The professional backgrounds of neutrals influence both their case mixes and the procedures they are likely to provide. Former judges are more likely to see less common and higher-value disputes, while three-quarters of the cases handled by attorneys are either auto personal injury or employment disputes. Former judges are more likely to provide courtlike procedures, such as voluntary settlement conferences and private judging, while attorneys provide arbitration to two-thirds of their clients.

What Effect Is Private ADR Having?

This case study of private ADR in Los Angeles does not resolve the debate about private justice, but it does begin to address some of the key policy concerns:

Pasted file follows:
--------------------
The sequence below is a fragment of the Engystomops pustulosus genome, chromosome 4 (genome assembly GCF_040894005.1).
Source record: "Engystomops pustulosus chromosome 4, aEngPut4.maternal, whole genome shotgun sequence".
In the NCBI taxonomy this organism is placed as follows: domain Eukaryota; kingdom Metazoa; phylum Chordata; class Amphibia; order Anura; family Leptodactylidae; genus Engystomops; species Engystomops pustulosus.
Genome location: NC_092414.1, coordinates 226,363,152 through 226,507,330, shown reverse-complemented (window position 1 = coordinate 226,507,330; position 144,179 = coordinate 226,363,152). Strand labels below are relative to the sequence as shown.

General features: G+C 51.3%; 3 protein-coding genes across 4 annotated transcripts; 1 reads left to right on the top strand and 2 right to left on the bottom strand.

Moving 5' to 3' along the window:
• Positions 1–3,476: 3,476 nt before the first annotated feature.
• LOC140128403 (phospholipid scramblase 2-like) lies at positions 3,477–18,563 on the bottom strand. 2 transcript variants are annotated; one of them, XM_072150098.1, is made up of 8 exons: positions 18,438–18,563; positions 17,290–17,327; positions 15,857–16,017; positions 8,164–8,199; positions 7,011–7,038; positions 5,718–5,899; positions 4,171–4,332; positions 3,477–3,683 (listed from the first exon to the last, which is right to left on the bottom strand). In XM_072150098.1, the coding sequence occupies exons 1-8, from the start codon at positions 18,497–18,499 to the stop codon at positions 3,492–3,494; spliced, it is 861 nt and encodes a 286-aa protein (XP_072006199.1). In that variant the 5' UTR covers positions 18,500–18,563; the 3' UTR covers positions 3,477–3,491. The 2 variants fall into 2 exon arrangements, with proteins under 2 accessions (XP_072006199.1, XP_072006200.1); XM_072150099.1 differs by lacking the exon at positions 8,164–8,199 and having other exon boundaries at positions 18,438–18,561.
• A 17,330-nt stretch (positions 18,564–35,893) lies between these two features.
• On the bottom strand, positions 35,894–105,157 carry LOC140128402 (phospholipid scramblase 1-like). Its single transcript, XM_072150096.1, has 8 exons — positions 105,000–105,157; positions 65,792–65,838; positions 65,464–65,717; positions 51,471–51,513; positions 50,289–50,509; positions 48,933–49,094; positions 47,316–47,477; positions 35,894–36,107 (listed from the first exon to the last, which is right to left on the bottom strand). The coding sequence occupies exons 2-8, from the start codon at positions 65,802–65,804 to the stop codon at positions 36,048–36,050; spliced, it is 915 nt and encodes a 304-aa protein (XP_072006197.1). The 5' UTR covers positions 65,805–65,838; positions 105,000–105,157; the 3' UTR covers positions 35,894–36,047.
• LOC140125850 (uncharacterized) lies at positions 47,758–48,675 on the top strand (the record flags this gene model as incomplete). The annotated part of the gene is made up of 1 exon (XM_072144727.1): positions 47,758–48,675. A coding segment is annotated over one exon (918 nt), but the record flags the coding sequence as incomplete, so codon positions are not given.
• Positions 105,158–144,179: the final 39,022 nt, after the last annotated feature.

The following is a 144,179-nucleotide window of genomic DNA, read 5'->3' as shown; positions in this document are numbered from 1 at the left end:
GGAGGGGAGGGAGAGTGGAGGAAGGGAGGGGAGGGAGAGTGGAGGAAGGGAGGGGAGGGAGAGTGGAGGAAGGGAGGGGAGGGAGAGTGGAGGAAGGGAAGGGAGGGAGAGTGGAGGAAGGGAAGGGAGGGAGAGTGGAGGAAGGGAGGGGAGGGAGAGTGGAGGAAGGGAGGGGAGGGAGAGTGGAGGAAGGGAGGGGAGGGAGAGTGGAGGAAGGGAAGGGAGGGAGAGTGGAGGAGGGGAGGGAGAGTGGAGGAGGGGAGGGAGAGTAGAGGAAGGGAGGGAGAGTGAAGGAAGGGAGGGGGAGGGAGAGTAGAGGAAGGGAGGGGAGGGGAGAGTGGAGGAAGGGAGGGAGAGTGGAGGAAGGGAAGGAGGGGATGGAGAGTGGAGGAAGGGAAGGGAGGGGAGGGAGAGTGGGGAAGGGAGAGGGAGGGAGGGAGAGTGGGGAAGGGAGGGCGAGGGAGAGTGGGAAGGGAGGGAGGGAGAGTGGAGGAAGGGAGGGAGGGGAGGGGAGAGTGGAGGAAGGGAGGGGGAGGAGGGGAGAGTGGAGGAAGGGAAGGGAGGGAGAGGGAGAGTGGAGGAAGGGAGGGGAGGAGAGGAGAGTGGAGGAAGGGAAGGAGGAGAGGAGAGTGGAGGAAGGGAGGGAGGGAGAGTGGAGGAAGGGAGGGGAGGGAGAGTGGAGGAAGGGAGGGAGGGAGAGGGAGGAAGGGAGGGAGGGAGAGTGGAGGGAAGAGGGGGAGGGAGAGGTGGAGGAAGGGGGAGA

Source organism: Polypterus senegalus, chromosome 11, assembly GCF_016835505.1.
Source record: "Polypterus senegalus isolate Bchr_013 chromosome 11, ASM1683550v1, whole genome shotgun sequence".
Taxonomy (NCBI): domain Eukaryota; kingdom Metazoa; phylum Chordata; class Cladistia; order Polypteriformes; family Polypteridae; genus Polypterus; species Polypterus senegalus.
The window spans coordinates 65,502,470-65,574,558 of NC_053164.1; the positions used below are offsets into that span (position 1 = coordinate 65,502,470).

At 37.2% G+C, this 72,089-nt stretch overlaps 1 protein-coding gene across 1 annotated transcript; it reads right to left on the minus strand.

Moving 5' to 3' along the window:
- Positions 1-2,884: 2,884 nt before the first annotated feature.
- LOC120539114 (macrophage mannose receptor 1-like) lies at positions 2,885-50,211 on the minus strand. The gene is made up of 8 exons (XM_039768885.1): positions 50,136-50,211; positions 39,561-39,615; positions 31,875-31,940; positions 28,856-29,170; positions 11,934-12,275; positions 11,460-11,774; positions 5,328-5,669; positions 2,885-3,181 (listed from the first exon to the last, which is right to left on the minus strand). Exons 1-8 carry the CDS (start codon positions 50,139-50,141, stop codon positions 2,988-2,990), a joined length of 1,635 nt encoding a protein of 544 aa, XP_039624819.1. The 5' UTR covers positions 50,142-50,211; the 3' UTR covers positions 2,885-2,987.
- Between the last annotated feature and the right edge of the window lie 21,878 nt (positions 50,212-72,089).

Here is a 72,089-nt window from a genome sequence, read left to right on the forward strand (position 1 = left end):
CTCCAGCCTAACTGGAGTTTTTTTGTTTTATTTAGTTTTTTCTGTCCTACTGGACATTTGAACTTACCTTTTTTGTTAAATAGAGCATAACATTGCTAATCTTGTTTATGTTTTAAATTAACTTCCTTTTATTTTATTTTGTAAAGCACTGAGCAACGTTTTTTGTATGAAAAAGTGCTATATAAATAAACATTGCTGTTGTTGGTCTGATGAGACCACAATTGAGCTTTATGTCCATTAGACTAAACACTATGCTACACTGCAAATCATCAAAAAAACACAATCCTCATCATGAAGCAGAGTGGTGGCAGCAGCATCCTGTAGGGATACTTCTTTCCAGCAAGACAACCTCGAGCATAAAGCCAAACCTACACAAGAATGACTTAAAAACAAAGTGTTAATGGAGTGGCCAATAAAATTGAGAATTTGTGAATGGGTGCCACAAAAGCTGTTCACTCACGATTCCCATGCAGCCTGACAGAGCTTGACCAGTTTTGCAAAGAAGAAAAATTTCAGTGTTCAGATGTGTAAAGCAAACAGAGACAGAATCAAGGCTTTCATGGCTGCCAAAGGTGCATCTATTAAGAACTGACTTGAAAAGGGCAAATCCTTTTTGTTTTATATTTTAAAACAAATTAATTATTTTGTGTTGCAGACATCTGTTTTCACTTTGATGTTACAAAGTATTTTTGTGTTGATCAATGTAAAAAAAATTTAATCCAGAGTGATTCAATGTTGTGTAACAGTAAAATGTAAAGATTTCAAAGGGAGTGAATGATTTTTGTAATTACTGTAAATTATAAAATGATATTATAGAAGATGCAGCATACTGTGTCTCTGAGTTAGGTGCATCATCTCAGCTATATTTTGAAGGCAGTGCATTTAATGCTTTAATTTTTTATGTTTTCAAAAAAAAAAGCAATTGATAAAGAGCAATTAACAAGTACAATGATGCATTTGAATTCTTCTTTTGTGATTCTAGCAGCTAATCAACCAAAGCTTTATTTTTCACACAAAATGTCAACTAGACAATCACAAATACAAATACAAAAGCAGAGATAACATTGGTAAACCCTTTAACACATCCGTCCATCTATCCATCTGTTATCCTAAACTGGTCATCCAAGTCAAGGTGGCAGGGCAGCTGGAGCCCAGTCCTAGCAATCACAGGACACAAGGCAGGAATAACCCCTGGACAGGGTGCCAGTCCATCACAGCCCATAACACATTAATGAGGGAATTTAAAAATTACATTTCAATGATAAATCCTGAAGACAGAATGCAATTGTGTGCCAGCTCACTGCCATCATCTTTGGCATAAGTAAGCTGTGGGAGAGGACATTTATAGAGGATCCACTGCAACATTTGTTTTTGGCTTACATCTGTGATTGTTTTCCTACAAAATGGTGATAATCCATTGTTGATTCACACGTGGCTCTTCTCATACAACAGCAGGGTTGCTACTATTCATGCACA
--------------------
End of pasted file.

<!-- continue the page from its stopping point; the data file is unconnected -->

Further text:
• The private ADR caseload is currently too small to have much effect on court workload. But the caseload is growing and the potential remains for reducing the demands on the public courts.
  • Private ADR may be providing an option for judges who would not otherwise have retired, but so far it is not attracting judges in substantial numbers before retirement age.
  • Most Los Angeles neutrals have legal training, some private ADR training, and more than a decade of experience offering private ADR. If experience is a proxy for quality, Los Angeles neutrals ought to be good.
  • Private ADR is a business. However, this does not imply that neutrals bias their decisions to please their repeat customers. They may as logically conclude that future business depends on establishing a reputation for fairness. The presence or absence of bias remains an open question.